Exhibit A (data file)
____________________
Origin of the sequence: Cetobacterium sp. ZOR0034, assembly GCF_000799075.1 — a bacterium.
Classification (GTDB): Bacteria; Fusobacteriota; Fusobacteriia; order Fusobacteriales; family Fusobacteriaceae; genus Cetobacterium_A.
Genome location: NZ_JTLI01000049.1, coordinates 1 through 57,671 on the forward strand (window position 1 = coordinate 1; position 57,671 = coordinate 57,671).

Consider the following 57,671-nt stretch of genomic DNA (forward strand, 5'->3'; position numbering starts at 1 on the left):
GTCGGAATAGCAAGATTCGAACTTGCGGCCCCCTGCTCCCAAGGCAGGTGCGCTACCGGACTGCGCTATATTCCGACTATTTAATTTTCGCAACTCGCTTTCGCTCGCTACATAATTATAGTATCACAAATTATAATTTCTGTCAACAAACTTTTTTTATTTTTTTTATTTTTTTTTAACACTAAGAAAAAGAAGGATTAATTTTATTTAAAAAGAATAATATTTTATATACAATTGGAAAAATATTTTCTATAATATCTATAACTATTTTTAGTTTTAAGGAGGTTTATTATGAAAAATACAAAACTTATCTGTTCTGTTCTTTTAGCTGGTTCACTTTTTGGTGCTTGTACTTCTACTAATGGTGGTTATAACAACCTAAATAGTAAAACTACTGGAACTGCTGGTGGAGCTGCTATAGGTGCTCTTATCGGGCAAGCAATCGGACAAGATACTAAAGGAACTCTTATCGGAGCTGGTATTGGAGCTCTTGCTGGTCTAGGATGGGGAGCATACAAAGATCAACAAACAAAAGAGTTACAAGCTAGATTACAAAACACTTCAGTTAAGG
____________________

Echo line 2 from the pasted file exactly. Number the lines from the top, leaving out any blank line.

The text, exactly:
Classification (GTDB): Bacteria; Fusobacteriota; Fusobacteriia; order Fusobacteriales; family Fusobacteriaceae; genus Cetobacterium_A.